The boat, named the MV Sili, came to Ta’u yesterday!! We had gotten a call the night before from our field director saying that he had put things on it for the Manu’a volunteers – food that the guys had ordered from him in Pago and our mail. I got 3 boxes thanks to my mom, dad, and sister – thanks guys! I know more have been sent from people as well and will hopefully be making the boat trip soon. The post office in Pago sorts mail once a week. If they are in a good mood and that person comes to work on the designated day (either Friday or Monday). It makes the post office in the states seem like the most efficient place ever with their daily mail sorting and delivery. Once the mail has been sorted our field director has to check the P.O. Box, find out when there will be a boat to Manu’a (it stops at Ta’u and Ofu/Olosega) and head to the port with everything and get it loaded on. Then a day or so later the boat appears in Ta’u. We were all happy to hear that it was coming with things for us, but I wasn’t expecting it to be such a cultural experience.
The boat has come to Ta’u one other time in the month we have been here. That trip was mostly made to ship out school lunches and bring the students who had left the island for the summer back for school. That time the boat came in the middle of the day and since we were working we never actually saw it. Today’s boat had been scheduled for noon, but keeping with island time actually showed up around 4:30. We live on the opposite end of the village as the wharf, but because of the way the coast curves we can still see the wharf easily from the living room windows. When we spotted the boat coming into the wharf we grabbed our lava lavas and slippers (what they call flip flops here) and headed down to the wharf to grab our stuff. What we found was nearly every car on the island and a good number of the 800 inhabitants of the island waiting for the boat to dock. From there it’s a free for all. They open the boat up and everyone just jumps on a grabs their stuff. There is no system. Just jump on, grab your stuff, put it in your truck, and then repeat the process until you have everything you were sent. We stood around just watching it all happen and chatting with friends and students until things cleared out a bit. Just after we sent Matt onto the boat to search for our stuff someone else spotted it and brought it out (it’s obvious that anything marked WorldTeach goes to the palagis). Matt found a ride with the guy’s stuff back to their house in Ta’u and I carried my stuff back the road to our house. I thought maybe I would be patient and open a box every few days to spread out the joy, but that didn’t happen. I opened them all within a few hours. I got lots of treats and supplies for the house and school.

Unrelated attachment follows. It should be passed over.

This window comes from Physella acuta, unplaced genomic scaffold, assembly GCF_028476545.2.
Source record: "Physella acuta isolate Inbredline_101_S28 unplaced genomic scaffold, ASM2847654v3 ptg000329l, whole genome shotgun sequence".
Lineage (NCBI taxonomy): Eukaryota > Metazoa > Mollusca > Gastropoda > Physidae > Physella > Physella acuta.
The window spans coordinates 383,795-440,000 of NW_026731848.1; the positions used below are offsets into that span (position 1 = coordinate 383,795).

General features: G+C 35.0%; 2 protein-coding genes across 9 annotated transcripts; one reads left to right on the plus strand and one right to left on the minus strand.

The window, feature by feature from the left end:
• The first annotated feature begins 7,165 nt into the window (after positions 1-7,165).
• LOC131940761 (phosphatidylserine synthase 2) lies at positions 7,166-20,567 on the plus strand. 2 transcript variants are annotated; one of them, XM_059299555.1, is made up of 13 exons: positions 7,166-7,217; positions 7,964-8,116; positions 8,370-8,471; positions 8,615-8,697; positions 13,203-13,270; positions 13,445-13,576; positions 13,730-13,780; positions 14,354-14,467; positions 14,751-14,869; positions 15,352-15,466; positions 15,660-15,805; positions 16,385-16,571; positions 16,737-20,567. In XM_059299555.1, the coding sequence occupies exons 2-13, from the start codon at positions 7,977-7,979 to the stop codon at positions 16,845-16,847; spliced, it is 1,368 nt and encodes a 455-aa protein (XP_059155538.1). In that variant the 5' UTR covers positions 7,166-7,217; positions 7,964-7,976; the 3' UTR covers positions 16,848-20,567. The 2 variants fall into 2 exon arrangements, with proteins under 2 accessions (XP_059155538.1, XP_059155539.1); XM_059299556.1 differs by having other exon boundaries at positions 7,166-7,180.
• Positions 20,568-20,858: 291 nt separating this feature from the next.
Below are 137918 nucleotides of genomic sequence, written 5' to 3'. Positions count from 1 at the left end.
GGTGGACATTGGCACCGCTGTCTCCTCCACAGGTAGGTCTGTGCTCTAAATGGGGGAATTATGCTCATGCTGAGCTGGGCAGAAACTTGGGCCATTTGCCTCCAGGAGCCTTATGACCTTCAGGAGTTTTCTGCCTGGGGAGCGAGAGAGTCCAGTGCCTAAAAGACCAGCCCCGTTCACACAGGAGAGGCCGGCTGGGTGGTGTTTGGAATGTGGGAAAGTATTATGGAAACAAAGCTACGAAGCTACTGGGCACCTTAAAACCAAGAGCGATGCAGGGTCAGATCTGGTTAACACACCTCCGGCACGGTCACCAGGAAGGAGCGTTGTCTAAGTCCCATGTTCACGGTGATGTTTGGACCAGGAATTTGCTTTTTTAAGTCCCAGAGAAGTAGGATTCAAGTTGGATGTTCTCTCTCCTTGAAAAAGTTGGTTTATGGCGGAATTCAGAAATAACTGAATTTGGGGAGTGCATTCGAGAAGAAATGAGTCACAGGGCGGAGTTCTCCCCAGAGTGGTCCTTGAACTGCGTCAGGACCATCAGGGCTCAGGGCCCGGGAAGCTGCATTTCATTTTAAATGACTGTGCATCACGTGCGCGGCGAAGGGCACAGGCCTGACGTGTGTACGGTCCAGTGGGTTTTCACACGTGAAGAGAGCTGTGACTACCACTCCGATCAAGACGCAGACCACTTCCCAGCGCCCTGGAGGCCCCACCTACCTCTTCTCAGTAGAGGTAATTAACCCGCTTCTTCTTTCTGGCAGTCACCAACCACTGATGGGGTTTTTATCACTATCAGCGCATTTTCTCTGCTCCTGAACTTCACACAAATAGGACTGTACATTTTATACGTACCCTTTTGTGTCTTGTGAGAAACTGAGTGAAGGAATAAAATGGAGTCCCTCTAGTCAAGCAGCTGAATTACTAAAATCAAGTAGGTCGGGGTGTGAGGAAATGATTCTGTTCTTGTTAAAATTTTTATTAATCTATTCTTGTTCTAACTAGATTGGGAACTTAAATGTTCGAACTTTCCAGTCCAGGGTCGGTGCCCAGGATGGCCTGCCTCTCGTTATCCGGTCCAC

The combination of the boat experience overall and getting mail left me with a smile on my face all night. As an added bonus I got to listen to the sound of the boat rocking in the wharf (it’s a strange whale like sound) along with the sounds of the waves last night. The boat rarely sleeps in Ta’u – it usually starts the journey back to Pago and stops on the way to sleep in Ofu. But because of the tides and the time of day (the boat can’t navigate the Faleasao wharf at night) it had to spend the night here and leave early this morning. The boat hit the bottom trying to get out of the wharf here earlier in the year and then spent several months out of service waiting to get into the dry dock for repairs, and no one wants a repeat of that.
Rumor has it the boat will be coming again in 2-3 weeks. I’m hoping that’s true and that the other boxes I know have been sent will come. When they do make it here I’ll be sure to give you a special blog shout out :)